Clinical Trials 101
A clinical study is research performed by medical professionals and scientists with groups of people in order to better understand new medicine. This clinical drug development is critical in order to bring new drugs and medicines to the public. Without the medical research studies, there would be no way of knowing what sort of reactions a drug would have on the taker. There could be adverse side affects that could possibly harm large population of people. Instead, a clinical study is performed on smaller groups of people in order to conclude what any, if any, side affects taking a certain drug or medication could cause. Starting with the phase 1 clinical trial, the outline for a general clinical study is as follows:
1) In Phase I trials, researchers test an experimental drug or treatment in a small group of people (20?80) for the first time. The purpose is to evaluate its safety and identify side effects.
2) In Phase II trials, the experimental drug or treatment is administered to a larger group of people (100?300) to determine its effectiveness and to further evaluate its safety.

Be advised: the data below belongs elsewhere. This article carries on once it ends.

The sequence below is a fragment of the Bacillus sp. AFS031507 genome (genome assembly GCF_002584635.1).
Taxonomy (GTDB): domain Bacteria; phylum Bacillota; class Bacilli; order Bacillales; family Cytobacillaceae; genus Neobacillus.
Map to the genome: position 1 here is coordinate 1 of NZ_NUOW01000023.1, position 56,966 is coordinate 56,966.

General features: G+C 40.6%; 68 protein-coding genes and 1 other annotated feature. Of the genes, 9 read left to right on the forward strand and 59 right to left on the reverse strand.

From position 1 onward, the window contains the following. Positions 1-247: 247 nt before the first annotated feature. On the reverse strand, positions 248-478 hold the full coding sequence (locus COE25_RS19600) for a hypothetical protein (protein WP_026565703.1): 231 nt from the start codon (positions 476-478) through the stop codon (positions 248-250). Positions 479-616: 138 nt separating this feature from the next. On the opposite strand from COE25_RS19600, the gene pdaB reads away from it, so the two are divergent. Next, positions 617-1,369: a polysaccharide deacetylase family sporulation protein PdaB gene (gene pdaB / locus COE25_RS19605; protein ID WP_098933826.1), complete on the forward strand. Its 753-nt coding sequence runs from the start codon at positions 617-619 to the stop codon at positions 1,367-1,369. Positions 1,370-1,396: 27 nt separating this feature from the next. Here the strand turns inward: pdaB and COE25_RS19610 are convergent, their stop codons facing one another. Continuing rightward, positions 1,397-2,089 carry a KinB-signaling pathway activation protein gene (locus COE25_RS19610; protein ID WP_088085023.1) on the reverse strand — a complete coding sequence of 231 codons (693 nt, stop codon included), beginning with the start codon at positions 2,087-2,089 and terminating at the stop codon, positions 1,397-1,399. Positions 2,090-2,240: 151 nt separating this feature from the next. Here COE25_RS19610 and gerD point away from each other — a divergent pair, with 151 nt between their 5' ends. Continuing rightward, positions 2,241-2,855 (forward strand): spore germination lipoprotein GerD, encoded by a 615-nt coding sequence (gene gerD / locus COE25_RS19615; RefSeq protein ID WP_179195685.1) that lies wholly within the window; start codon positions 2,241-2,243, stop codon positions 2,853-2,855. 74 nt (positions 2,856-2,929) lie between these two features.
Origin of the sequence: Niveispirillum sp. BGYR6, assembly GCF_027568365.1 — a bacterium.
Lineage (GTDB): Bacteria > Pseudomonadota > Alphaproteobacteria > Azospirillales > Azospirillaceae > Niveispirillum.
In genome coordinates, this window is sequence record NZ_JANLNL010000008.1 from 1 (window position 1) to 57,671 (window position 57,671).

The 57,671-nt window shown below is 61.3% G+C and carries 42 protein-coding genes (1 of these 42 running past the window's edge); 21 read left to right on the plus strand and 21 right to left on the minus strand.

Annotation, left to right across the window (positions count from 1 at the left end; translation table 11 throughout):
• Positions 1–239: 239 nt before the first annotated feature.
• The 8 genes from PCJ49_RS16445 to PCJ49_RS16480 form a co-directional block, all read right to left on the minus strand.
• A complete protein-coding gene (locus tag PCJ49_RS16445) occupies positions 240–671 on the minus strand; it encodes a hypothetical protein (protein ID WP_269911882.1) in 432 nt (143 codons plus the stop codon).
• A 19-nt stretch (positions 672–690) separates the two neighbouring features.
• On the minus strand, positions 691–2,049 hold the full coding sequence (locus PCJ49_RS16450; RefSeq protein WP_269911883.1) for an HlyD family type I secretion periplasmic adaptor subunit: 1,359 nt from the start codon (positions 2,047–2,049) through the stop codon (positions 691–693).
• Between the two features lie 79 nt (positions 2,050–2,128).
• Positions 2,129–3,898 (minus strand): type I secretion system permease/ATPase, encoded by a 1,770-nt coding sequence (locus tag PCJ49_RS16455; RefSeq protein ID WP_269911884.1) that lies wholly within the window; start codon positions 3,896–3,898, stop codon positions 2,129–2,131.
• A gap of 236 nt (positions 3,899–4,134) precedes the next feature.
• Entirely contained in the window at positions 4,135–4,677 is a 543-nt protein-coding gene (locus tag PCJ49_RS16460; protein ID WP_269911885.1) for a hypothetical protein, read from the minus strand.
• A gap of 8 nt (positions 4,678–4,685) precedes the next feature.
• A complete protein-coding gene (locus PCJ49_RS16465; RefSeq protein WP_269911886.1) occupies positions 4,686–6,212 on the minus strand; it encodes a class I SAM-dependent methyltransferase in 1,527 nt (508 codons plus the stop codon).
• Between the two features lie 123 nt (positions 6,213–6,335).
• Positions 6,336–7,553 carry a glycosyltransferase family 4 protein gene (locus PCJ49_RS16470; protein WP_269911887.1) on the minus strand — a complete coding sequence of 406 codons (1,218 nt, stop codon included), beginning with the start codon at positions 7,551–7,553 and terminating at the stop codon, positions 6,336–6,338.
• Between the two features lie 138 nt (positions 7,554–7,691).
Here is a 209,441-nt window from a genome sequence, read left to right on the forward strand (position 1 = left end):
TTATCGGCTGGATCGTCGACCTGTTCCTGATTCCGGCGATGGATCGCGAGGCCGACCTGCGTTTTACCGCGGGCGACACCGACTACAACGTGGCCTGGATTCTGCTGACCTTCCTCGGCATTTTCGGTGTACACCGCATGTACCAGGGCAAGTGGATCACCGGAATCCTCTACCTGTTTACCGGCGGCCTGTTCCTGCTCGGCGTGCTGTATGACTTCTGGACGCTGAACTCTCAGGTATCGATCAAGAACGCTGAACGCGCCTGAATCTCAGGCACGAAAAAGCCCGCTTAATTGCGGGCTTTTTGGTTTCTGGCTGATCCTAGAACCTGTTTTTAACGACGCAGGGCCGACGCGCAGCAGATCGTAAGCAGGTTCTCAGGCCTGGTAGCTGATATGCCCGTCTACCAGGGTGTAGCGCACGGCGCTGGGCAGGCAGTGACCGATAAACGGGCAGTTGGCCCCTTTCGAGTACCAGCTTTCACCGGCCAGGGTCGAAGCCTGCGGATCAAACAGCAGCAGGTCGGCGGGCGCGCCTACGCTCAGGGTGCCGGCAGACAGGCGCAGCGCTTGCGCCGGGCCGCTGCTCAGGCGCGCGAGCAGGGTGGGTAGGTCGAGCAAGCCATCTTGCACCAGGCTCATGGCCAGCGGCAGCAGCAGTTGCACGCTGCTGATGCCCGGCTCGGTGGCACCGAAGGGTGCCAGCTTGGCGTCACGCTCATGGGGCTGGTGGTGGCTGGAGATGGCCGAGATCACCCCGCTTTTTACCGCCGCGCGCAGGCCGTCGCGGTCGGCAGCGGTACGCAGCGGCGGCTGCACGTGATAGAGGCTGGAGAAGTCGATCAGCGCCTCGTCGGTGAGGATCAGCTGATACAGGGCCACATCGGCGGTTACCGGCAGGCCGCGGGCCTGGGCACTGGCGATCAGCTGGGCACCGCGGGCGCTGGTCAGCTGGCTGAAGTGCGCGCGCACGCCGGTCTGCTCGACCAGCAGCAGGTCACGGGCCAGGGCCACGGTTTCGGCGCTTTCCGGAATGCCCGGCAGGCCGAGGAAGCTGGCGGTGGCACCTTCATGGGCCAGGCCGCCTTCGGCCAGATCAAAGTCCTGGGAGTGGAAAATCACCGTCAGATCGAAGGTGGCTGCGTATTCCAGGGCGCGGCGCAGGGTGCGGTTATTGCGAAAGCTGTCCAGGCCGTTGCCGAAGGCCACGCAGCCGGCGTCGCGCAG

3) In Phase III trials, the experimental drug or treatment is administered to large groups of people (1,000?3,000) to confirm its effectiveness, monitor side effects, compare it with standard or equivalent treatments, and collect information that will allow the experimental drug or treatment to be used safely.
4) After completing Phase IV, the clinical trial team submits a New Drug Application (NDA) for approval to go on the market. Of the 5,000-10,000 drugs that annually enter RandD, only 250 make it to pre-clinical trial testing; only five make it to clinical trial testing; and only one makes it to FDA approval.
Reasons To Participate in Clinical Trials
Some 46 percent somewhat agree that taking part in clinical trials is as valuable to health care system as giving blood. Most of the time, participates of a clinical study are chosen based on a condition they have. They are then given the drug and the results, if any, are evaluated.
Everything You Need to Know About Informed Consent
If researchers plan on using children, defined as anyone younger than 18, in a study, they are legally required to obtain consent from their parent or guardian of the child. Informed consent is so important that in the 9th revision of the American Psychological Association’s Ethical Code it has its own section, 8.02. These statutes serve as guidelines that help keep minors safe and accounted for. Without them, underage children would participate in clinical drug development without the reliable, responsible knowledge of a parent or guardian.